Livingstone Shire Council will benefit from a $500,000 bushfire recovery project to enhance the pathway connection from Cooee Bay Beach to Wreck Point and Lammermoor Beach, including stairways, rest areas, boardwalk, a memorial bench seat and beach access.
This is one of 12 projects just announced by the Australian and Queensland governments, to support local economic recovery in parts of Queensland that were hit hard by the 2019-20 bushfires.
Member for Capricornia Michelle Landry said this project will be a great boost for the Capricorn Coast.
“The Capricorn Coast is a world-class tourist destination that we have the privilege of having right here in Central Queensland.
“A project like this will help to further cement it’s position as a prime destination for locals to enjoy and interstate travels to visit,” Ms Landry said.
“I want to thank Livingstone Shire Council for everything they have done for the community as it recovers after the bushfires in Bungundarra last year.”
The project is part of a joint investment of $36.8 million for locally-led bushfire recovery projects, announced in August by the Australian and Queensland governments.
The funding will support a range of projects in 13 local council areas determined by the Queensland Government that were most heavily impacted by last year’s bushfire season, including Livingstone Shire.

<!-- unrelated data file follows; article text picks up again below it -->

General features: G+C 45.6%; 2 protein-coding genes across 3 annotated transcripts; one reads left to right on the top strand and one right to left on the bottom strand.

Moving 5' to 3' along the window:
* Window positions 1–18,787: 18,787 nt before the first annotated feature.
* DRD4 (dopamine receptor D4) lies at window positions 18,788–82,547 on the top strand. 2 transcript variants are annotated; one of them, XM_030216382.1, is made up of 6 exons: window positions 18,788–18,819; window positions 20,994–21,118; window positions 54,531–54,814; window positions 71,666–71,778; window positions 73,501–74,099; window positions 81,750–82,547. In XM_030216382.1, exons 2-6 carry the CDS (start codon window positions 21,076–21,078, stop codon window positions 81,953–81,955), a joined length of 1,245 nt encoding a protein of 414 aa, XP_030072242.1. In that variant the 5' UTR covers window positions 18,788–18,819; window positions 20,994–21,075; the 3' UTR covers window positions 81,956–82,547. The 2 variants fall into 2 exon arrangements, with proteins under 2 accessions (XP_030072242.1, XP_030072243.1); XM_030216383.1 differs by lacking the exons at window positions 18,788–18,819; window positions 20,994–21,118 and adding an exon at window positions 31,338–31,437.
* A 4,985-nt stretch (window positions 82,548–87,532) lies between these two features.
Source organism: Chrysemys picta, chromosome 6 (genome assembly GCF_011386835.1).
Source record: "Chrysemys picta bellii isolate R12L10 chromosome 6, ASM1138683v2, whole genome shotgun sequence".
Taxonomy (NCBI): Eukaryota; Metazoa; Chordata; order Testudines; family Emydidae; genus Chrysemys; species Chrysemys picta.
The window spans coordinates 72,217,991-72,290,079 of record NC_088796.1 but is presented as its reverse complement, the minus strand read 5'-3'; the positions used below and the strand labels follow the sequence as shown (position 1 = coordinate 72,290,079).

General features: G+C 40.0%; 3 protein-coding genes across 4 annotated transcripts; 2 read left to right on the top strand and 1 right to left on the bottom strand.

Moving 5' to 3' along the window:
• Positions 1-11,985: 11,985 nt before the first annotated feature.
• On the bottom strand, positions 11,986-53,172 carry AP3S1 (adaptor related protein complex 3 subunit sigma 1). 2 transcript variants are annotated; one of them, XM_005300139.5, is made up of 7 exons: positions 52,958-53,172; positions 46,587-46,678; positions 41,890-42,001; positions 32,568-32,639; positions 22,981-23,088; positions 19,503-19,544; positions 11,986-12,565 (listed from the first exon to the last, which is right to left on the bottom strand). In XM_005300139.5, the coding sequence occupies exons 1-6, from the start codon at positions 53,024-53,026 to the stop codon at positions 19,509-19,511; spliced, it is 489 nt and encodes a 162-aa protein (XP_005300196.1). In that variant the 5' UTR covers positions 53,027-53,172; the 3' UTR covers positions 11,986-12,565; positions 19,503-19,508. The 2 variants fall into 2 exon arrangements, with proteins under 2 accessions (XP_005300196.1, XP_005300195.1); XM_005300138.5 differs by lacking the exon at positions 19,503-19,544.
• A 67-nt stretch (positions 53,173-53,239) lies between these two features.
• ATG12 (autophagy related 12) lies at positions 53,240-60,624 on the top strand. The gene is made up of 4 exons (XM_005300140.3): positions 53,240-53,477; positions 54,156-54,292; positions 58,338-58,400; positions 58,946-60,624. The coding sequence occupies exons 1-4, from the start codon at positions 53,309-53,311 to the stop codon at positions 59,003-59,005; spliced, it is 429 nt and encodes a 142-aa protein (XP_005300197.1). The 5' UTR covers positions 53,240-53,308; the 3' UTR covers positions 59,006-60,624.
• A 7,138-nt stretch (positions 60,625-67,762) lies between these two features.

Queensland communities affected by the 2019-20 bushfires were encouraged to talk to their council about priorities for recovery, so local needs could be reflected in the projects councils put forward for funding.
Ms Landry said that these projects, which are in addition to the six Qld local economic recovery projects announced in October, are the next step towards recovery from the impacts of the Black Summer fires and the continued journey towards building a better future for their area.
“Recovery works best when governments throw their support behind local ideas and solutions, and that’s exactly what we’re doing through this local economic recovery funding,” Minister Littleproud said.
“All up, there’s $36.8 million from the Australian and Queensland governments for tangible, on the ground projects in fire affected regions, so there will be further projects announced soon.
“These grants are a sign of our strong confidence in these communities and their long-term futures.”
Funding for Local Economic Recovery projects is just one of the initiatives supported by the Australian Government’s National Bushfire Recovery Fund, which is worth more than $2 billion. To date, more than $1.8 billion in Australian Government support has been provided to help bushfire affected communities, including $1.2 billion spent so far from the National Bushfire Recovery Fund.
Details of successful local economic recovery projects in Qld – and across other states – are available on the National Bushfire Recovery Agency website at www.bushfirerecovery.gov.au/local-recovery-projects